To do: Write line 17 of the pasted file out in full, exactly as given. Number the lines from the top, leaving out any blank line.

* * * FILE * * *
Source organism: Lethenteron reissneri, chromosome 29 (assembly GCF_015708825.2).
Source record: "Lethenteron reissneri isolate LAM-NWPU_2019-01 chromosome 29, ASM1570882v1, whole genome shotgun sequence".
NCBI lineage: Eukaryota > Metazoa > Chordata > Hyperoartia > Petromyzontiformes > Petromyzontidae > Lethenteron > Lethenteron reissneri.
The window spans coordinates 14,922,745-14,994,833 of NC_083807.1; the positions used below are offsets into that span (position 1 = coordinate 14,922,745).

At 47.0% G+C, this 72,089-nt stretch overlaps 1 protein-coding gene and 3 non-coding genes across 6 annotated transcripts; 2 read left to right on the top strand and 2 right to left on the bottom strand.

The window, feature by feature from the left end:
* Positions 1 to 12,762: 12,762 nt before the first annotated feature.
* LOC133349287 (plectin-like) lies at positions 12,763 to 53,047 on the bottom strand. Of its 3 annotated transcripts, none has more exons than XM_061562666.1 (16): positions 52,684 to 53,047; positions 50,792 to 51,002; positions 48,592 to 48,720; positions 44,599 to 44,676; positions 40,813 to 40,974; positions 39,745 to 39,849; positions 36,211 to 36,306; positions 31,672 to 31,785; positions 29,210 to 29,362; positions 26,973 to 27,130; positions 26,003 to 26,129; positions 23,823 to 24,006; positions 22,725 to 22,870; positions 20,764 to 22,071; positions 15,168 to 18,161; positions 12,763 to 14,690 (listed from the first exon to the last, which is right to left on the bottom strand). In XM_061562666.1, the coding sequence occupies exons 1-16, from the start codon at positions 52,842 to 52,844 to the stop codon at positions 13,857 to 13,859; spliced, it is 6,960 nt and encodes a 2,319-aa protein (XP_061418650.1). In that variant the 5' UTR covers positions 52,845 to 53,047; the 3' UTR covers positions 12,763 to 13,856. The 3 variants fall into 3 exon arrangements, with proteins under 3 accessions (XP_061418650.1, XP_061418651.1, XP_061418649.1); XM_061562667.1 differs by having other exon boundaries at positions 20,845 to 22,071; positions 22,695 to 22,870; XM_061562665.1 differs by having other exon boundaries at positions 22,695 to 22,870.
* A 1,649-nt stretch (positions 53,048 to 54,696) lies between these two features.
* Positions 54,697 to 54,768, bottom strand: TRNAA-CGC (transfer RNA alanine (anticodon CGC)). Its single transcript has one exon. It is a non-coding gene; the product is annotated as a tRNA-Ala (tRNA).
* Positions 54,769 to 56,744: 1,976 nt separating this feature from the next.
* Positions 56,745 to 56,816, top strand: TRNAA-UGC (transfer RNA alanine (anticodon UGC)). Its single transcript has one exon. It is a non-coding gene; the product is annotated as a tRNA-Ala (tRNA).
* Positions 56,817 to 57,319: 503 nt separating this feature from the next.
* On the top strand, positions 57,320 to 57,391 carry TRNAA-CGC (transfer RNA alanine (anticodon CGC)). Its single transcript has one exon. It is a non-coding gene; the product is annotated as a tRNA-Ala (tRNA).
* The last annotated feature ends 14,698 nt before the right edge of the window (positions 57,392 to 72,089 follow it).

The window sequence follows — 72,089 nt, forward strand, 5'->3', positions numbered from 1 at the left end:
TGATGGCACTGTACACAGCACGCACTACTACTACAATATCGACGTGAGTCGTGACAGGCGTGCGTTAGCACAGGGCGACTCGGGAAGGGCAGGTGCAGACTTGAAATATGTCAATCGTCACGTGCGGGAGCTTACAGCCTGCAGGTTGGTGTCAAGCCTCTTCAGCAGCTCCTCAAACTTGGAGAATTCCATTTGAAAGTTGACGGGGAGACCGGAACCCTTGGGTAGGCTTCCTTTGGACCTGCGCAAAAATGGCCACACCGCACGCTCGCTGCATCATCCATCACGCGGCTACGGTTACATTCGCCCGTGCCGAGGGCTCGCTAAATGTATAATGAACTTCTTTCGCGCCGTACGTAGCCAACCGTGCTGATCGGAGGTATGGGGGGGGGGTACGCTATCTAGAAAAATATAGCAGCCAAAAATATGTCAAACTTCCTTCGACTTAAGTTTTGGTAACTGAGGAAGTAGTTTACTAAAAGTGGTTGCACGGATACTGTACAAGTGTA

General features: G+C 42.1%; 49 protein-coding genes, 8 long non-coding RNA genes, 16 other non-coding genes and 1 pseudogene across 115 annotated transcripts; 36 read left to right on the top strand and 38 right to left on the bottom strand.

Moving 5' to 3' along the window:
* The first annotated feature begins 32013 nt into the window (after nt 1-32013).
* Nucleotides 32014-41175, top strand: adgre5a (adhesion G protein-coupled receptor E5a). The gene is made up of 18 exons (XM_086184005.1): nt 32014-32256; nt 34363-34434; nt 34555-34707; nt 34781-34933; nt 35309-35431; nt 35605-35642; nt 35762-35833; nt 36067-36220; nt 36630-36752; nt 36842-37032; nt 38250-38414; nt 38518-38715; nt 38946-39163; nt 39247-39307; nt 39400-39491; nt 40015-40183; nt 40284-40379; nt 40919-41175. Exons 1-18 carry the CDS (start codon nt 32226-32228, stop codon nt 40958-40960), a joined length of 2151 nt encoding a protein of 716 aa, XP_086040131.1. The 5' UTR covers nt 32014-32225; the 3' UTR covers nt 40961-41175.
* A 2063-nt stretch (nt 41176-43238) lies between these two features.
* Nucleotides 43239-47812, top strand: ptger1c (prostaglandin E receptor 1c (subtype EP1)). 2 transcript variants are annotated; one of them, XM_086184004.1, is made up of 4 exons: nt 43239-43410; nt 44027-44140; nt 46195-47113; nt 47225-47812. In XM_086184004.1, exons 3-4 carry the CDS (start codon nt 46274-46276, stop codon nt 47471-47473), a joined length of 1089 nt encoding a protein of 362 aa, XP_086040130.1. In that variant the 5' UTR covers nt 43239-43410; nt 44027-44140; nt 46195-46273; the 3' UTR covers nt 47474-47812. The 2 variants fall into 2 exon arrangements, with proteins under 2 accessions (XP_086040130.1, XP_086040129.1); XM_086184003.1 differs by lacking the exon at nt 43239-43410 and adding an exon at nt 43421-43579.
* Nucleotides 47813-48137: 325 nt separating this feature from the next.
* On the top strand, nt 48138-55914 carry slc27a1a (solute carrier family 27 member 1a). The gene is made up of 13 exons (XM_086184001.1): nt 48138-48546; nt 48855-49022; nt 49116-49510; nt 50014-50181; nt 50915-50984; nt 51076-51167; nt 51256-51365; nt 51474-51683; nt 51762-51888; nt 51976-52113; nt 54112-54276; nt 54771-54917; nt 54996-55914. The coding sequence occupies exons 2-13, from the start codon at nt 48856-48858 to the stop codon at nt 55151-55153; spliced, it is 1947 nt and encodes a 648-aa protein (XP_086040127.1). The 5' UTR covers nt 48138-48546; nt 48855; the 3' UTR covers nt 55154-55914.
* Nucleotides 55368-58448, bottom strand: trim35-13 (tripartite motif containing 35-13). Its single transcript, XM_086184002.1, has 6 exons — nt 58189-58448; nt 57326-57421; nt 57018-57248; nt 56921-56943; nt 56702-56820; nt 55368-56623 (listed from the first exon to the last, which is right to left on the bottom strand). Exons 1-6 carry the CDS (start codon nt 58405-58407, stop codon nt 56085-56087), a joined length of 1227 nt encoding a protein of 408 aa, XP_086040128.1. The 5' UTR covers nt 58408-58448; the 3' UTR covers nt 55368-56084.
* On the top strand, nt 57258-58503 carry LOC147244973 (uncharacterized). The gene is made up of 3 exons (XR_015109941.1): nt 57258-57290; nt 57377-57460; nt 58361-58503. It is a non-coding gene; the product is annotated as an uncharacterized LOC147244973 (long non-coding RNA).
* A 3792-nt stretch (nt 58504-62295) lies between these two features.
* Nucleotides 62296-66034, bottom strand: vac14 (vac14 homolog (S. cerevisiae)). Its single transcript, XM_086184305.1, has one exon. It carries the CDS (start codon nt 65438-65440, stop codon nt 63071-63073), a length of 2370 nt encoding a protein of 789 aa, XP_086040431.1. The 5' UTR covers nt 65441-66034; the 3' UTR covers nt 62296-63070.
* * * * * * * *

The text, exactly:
TGATGGCACTGTACACAGCACGCACTACTACTACAATATCGACGTGAGTCGTGACAGGCGTGCGTTAGCACAGGGCGACTCGGGAAGGGCAGGTGCAGACTTGAAATATGTCAATCGTCACGTGCGGGAGCTTACAGCCTGCAGGTTGGTGTCAAGCCTCTTCAGCAGCTCCTCAAACTTGGAGAATTCCATTTGAAAGTTGACGGGGAGACCGGAACCCTTGGGTAGGCTTCCTTTGGACCTGCGCAAAAATGGCCACACCGCACGCTCGCTGCATCATCCATCACGCGGCTACGGTTACATTCGCCCGTGCCGAGGGCTCGCTAAATGTATAATGAACTTCTTTCGCGCCGTACGTAGCCAACCGTGCTGATCGGAGGTATGGGGGGGGGGTACGCTATCTAGAAAAATATAGCAGCCAAAAATATGTCAAACTTCCTTCGACTTAAGTTTTGGTAACTGAGGAAGTAGTTTACTAAAAGTGGTTGCACGGATACTGTACAAGTGTA